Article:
How To Increase Emotional Intelligence
Ever been in a situation where, on the surface, the facts check out and everything looks good on paper yet a little nagging doubt remains? Maybe it’s an employee you’re about to hire or a house you’re considering buying. The job candidate’s credentials are impressive and the house is a dream, still something in your gut screams “No.” Ignore the bad feeling and your reservations about the potential employee could be confirmed weeks later. And that house you dragged your feet about buying? Funny how the realtor never mentioned the hard-partying neighbors next door.
Paying little heed to gut feelings or choosing to act on impulse without the benefit of thought can lead to regrettable decisions. It’s far better to blend the power of thinking with the data of feelings – that is, rely on an ability known as emotional intelligence. EI first entered the popular lexicon in the 1990s thanks to the work of several academic psychologists. Despite varying approaches, all EI theories recognize the importance of four basic components.
Namely, how well a person:
- perceives emotions
- understand emotions
- utilizes emotions to predict outcomes
- manages emotions to achieve personal effectiveness in specific situations
David R. Caruso, Ph.D., a management psychologist who develops and conducts emotional intelligence training around the world, says people routinely overestimate and underestimate how emotionally intelligent they are. “Emotions are data and you always want to have good, accurate data,” Caruso says. It helps to not make assumptions. Never assume you’re reading another person or even yourself correctly. Ask very targeted questions, and be sure to use the close-ended variety. Ask the realtor on a scale of 1 to 10, how noisy is this neighborhood? Quiz that potential employee about specific approaches to job-related tasks. Don’t accept a pat “I can handle anything” answer.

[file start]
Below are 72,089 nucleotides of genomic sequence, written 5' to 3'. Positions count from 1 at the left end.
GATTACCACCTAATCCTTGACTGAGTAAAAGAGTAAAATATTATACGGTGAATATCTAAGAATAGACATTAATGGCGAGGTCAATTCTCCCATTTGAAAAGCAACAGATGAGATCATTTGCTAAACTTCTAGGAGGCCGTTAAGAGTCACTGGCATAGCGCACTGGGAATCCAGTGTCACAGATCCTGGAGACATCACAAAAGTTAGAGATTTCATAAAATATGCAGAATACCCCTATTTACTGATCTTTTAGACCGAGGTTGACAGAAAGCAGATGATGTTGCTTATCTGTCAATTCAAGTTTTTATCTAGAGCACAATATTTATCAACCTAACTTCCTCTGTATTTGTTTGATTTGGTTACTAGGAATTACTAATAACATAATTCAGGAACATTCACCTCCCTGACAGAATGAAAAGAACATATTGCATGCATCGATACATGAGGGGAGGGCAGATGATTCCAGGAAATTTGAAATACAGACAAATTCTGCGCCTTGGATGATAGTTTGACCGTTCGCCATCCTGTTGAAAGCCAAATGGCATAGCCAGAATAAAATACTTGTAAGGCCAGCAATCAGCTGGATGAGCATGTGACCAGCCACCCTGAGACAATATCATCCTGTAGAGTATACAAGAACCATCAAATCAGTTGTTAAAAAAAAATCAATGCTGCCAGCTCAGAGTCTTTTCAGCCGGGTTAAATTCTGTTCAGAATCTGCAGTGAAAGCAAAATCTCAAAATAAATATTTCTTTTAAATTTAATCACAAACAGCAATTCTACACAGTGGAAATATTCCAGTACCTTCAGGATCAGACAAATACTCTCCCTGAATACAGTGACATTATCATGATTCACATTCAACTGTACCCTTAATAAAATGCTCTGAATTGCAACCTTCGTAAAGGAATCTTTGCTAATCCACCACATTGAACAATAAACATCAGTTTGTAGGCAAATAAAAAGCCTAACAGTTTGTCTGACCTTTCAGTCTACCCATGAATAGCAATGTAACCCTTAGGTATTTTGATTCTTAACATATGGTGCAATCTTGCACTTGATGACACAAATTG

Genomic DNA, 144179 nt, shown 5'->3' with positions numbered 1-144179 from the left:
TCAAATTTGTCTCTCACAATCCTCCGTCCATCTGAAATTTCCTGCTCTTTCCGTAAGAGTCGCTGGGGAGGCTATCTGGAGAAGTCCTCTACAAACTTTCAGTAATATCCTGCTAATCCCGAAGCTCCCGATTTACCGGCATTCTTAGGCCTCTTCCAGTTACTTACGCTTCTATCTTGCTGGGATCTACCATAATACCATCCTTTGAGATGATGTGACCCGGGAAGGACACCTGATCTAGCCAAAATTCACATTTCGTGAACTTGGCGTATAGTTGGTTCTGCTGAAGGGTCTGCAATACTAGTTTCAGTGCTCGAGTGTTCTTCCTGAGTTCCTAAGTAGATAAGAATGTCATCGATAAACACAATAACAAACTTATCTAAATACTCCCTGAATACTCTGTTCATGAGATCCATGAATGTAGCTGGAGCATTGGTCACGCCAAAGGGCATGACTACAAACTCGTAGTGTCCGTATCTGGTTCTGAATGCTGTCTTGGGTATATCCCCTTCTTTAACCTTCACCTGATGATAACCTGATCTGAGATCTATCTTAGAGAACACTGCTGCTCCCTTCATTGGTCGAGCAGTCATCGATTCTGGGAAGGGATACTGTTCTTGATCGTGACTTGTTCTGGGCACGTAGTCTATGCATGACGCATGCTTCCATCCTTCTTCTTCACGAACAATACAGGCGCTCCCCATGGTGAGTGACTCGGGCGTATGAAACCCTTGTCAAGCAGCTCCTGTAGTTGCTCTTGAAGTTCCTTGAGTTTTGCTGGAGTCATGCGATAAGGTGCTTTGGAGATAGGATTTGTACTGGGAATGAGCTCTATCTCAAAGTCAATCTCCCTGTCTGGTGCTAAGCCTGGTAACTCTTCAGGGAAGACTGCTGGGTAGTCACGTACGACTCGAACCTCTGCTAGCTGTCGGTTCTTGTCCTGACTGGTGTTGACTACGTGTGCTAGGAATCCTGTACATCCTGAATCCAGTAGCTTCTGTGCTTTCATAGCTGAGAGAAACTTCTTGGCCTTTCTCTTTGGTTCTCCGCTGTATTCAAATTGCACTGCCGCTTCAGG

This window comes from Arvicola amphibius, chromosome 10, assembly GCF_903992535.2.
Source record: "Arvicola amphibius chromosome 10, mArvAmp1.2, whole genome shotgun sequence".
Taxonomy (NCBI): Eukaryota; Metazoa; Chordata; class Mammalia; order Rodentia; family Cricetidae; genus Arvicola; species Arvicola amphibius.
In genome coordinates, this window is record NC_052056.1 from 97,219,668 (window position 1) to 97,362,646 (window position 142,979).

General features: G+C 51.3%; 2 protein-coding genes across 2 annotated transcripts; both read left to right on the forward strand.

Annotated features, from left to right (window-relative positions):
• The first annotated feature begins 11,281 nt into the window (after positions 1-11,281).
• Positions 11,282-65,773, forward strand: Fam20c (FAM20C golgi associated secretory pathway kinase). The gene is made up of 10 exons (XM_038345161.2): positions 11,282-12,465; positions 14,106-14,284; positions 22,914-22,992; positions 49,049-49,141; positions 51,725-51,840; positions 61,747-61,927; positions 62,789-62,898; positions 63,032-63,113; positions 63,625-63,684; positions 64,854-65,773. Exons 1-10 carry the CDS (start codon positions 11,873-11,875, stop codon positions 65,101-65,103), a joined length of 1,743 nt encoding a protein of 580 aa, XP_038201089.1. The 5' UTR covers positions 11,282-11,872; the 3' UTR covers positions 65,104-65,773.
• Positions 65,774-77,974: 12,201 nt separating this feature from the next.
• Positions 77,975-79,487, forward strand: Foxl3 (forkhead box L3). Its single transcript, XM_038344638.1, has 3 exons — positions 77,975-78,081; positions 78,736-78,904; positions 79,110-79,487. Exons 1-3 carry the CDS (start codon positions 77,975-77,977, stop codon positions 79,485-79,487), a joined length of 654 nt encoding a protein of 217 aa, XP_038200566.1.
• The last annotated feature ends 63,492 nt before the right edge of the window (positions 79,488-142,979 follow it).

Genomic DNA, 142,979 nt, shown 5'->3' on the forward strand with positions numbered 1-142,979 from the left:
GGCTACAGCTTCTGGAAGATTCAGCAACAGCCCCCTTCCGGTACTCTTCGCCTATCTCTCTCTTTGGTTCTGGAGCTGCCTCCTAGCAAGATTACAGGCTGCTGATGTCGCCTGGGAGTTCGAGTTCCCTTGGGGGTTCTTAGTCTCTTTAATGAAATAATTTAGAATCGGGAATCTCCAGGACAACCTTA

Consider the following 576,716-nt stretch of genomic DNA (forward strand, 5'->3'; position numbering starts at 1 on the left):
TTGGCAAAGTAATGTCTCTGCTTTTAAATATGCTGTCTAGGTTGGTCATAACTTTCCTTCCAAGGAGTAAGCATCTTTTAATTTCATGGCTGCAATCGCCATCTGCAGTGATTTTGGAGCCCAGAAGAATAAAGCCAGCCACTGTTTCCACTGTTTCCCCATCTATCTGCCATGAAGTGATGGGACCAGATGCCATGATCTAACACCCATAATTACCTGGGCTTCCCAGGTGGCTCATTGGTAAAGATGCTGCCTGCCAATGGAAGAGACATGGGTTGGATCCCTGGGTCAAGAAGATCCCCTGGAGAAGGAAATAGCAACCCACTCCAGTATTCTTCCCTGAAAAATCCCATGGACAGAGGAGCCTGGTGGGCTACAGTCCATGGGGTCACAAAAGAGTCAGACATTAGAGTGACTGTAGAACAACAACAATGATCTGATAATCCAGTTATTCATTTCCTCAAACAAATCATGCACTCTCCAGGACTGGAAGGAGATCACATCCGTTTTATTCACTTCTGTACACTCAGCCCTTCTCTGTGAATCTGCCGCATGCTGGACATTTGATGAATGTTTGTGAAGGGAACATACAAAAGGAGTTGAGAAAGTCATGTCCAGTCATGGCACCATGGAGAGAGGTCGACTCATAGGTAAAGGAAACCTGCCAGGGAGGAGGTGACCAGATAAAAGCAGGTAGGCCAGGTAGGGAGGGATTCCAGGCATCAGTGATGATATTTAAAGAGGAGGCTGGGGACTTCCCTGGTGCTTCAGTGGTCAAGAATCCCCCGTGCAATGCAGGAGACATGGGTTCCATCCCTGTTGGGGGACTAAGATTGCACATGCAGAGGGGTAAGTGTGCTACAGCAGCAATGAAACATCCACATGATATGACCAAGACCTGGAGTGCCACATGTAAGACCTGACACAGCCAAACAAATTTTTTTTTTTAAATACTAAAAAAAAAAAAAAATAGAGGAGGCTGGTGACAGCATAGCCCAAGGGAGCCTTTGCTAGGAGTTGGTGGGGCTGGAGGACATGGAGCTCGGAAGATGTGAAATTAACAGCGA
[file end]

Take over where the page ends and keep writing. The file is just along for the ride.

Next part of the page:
Emotional intelligence requires a degree of introspection too. When you experience anxiety about a situation, first analyze the source. “Attend to the feeling then let your analytical ability assist you,” says Caruso. Lack of sleep could be the culprit. A hellish commute might have caused undue stress or a problem at home could be weighing on your mind. In other words, the source of your anxiety might have nothing to do with the situation at hand.
For example, if your initial gut reaction is to veto a proposed program at work – what is prompting you? Is it a suspected flaw in the plan or are you simply hungry for lunch? Always zero the personal side of the equation out and if significant concerns about a venture remain, you know you’re justified in applying the brakes or at least, postponing pending further investigation.
Once you have a better awareness of what you and others might be feeling — and why — you can begin to manage your emotions to reap rewards in your business and personal life. Anxiety in and of itself is not a bad thing. It’s smart to be anxious before an exam or a big presentation because then you’re likely to prepare. Even anger, if harnessed and channeled correctly, can be a constructive force and an agent of change.
A properly trained life coach can help you improve your emotional intelligence. If you’re not good at identifying emotions in others for example, he or she could teach you what different facial expressions convey. A life coach might videotape you conducting a simulated meeting so that later you can review it together and analyze your body language and voice inflections and what they mean.
Caruso emphasizes that all good decisions, and all effective actions, are the result of thinkingand feeling. Emotional intelligence is all about leveraging the data of emotions, a very worthwhile pursuit.
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